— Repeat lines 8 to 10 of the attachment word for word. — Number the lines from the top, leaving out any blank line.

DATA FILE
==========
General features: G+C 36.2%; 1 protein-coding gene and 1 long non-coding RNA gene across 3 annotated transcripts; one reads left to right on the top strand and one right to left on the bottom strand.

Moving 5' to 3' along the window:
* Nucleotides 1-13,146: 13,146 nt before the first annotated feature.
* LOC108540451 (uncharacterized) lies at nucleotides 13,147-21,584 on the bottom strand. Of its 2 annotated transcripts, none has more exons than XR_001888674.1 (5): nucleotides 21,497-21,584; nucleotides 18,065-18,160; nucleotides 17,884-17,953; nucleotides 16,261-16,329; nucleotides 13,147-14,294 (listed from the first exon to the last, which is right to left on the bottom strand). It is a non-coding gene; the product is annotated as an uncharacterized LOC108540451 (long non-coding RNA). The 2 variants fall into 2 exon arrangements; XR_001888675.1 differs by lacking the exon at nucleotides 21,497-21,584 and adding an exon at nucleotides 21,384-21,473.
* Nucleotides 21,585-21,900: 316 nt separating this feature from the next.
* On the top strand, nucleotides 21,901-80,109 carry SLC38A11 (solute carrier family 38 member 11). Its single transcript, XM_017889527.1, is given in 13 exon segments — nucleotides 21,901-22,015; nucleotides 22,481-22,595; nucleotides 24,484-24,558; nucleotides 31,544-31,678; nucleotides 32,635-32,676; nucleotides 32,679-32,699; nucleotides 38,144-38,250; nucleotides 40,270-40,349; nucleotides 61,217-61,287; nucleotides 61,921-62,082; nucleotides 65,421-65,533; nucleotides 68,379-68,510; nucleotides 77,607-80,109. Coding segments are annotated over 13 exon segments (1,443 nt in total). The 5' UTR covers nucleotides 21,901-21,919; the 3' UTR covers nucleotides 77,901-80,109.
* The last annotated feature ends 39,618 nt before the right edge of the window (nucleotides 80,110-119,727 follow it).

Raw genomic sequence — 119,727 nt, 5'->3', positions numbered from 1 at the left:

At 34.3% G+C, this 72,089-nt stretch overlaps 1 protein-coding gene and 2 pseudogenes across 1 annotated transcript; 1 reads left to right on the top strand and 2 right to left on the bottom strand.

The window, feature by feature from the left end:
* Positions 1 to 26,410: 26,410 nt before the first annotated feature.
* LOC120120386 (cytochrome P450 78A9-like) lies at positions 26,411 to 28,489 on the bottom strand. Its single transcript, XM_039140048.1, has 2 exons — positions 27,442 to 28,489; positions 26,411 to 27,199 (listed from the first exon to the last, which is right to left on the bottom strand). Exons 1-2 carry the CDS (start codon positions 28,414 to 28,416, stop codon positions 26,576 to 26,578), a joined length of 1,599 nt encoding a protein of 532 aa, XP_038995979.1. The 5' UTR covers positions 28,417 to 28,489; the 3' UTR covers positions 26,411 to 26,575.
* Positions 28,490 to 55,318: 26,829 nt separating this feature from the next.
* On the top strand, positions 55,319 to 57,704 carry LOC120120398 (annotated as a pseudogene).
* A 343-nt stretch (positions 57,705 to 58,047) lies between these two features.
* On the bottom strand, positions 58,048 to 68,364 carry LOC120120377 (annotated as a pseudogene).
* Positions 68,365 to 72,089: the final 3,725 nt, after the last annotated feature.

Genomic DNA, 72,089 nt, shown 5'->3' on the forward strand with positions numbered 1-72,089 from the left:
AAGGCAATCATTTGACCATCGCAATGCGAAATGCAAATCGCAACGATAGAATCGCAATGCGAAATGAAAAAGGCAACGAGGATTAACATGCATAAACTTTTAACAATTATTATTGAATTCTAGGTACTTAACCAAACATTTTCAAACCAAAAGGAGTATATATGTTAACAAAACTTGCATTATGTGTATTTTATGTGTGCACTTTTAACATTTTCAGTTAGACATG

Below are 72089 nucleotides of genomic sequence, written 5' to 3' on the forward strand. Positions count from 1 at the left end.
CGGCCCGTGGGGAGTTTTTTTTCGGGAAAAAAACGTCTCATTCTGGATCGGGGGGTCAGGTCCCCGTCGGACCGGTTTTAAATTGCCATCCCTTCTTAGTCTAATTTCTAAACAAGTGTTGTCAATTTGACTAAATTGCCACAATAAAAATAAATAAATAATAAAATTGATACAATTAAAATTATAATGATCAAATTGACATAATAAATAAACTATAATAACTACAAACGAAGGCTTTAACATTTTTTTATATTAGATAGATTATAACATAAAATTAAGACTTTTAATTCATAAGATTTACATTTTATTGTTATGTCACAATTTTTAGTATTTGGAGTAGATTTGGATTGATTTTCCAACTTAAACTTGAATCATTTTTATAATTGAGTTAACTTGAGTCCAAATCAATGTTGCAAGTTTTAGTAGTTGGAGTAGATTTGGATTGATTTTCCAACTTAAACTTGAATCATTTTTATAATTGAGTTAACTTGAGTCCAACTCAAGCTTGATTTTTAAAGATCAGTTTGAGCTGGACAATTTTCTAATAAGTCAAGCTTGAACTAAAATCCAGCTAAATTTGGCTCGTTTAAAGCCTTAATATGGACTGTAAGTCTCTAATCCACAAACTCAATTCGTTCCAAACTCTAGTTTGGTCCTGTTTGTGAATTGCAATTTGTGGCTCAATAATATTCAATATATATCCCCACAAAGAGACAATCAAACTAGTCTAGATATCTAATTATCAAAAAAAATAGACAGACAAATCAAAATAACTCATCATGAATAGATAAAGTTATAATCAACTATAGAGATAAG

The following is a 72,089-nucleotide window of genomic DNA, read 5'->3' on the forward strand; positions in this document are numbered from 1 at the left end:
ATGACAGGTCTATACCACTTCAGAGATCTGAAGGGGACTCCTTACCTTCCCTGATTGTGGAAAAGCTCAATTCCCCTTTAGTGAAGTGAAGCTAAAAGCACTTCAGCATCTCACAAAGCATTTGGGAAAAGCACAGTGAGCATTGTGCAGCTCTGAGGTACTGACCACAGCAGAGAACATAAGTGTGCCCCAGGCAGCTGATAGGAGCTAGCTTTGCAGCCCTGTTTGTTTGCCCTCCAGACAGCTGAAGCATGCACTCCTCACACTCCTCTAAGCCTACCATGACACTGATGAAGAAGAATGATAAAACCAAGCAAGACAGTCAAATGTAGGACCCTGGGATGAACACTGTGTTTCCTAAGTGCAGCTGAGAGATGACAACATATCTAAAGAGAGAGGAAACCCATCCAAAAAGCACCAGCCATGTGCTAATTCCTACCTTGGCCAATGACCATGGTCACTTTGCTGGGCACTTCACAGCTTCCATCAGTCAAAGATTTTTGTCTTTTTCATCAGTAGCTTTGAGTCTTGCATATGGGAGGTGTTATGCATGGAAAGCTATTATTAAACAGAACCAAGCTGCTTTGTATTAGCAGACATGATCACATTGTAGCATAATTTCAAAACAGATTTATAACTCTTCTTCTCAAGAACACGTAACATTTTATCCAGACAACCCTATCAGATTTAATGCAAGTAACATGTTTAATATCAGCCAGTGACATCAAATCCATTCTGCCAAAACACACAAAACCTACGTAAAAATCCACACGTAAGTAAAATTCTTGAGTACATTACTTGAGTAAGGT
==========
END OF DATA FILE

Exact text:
Raw genomic sequence — 119,727 nt, 5'->3', positions numbered from 1 at the left:

At 34.3% G+C, this 72,089-nt stretch overlaps 1 protein-coding gene and 2 pseudogenes across 1 annotated transcript; 1 reads left to right on the top strand and 2 right to left on the bottom strand.

The window, feature by feature from the left end: